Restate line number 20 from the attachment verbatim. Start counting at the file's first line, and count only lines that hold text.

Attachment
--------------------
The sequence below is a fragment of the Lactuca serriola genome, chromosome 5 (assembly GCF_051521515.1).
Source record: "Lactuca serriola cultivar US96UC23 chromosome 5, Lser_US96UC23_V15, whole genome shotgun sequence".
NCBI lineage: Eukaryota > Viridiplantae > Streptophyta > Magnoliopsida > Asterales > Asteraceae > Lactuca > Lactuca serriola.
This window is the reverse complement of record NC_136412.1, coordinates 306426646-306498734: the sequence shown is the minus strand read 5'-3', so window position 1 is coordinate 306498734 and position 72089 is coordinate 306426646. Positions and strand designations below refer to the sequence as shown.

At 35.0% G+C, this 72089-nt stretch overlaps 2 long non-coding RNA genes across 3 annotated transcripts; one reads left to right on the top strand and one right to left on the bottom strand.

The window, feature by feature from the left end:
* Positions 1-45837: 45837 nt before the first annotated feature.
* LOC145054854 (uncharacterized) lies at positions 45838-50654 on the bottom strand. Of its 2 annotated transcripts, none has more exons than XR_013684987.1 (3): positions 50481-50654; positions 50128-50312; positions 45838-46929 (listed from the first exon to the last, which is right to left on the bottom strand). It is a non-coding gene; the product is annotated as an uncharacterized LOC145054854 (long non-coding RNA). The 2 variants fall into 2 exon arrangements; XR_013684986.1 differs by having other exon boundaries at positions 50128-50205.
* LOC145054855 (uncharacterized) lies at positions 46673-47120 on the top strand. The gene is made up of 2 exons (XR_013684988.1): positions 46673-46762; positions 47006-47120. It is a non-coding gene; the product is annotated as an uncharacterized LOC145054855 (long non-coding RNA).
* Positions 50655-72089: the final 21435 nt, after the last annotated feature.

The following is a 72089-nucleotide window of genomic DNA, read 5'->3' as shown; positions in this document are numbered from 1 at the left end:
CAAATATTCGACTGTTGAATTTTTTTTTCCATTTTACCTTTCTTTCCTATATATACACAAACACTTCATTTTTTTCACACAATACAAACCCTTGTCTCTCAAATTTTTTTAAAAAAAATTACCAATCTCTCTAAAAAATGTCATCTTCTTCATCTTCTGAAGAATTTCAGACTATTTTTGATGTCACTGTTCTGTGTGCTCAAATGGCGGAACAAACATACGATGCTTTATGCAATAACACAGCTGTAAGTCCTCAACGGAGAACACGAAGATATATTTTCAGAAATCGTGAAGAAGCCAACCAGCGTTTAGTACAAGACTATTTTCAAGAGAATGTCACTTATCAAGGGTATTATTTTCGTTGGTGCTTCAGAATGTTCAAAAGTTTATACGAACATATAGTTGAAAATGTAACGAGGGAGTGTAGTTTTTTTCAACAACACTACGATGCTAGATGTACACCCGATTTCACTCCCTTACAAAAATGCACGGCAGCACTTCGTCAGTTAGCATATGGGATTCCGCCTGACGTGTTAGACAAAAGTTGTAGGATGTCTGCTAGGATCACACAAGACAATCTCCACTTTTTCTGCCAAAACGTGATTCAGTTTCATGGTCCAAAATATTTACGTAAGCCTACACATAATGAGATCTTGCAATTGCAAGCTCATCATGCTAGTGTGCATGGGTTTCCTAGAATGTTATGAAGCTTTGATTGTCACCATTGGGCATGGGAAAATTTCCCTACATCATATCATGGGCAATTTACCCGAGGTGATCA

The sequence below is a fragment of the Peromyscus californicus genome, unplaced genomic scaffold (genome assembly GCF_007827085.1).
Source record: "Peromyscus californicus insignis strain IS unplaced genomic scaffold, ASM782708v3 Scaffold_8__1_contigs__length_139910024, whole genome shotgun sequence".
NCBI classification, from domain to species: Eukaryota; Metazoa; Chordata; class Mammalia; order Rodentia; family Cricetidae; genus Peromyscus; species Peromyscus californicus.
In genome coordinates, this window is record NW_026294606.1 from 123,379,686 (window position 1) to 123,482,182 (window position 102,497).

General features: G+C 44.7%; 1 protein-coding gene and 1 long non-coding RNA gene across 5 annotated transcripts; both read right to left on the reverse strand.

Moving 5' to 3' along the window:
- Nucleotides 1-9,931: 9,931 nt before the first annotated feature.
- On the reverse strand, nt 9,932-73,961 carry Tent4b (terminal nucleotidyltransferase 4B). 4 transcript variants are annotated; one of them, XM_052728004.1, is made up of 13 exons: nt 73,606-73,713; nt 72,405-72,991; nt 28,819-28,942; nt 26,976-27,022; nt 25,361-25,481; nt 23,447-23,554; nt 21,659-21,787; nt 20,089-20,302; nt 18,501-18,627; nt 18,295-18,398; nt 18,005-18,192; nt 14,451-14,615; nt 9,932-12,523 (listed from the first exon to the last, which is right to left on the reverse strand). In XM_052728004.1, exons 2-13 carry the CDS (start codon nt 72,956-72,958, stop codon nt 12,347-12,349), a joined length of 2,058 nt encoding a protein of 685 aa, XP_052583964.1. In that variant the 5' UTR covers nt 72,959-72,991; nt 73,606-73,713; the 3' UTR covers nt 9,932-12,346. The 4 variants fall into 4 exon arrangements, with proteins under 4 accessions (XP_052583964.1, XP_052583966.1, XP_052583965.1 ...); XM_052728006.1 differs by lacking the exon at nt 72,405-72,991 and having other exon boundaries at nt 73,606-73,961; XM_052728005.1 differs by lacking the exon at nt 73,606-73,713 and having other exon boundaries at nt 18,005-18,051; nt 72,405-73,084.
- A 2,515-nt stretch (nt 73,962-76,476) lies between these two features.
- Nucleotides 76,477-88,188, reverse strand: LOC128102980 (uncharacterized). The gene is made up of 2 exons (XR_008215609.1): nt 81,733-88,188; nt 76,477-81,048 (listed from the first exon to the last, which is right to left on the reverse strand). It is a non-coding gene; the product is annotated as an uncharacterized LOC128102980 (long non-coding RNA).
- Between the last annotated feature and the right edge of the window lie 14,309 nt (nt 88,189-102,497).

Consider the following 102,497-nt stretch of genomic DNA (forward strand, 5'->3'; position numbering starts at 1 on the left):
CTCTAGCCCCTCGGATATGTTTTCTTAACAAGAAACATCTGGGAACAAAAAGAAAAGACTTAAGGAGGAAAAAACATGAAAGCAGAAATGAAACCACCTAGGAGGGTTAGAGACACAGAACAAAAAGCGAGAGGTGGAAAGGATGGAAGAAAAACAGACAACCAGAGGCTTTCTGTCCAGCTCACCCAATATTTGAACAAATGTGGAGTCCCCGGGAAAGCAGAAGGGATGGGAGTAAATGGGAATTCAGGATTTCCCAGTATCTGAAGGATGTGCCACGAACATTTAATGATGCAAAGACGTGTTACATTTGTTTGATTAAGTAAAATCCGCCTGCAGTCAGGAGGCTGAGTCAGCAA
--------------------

- On the reverse strand, nt 9,932-73,961 carry Tent4b (terminal nucleotidyltransferase 4B). 4 transcript variants are annotated; one of them, XM_052728004.1, is made up of 13 exons: nt 73,606-73,713; nt 72,405-72,991; nt 28,819-28,942; nt 26,976-27,022; nt 25,361-25,481; nt 23,447-23,554; nt 21,659-21,787; nt 20,089-20,302; nt 18,501-18,627; nt 18,295-18,398; nt 18,005-18,192; nt 14,451-14,615; nt 9,932-12,523 (listed from the first exon to the last, which is right to left on the reverse strand). In XM_052728004.1, exons 2-13 carry the CDS (start codon nt 72,956-72,958, stop codon nt 12,347-12,349), a joined length of 2,058 nt encoding a protein of 685 aa, XP_052583964.1. In that variant the 5' UTR covers nt 72,959-72,991; nt 73,606-73,713; the 3' UTR covers nt 9,932-12,346. The 4 variants fall into 4 exon arrangements, with proteins under 4 accessions (XP_052583964.1, XP_052583966.1, XP_052583965.1 ...); XM_052728006.1 differs by lacking the exon at nt 72,405-72,991 and having other exon boundaries at nt 73,606-73,961; XM_052728005.1 differs by lacking the exon at nt 73,606-73,713 and having other exon boundaries at nt 18,005-18,051; nt 72,405-73,084.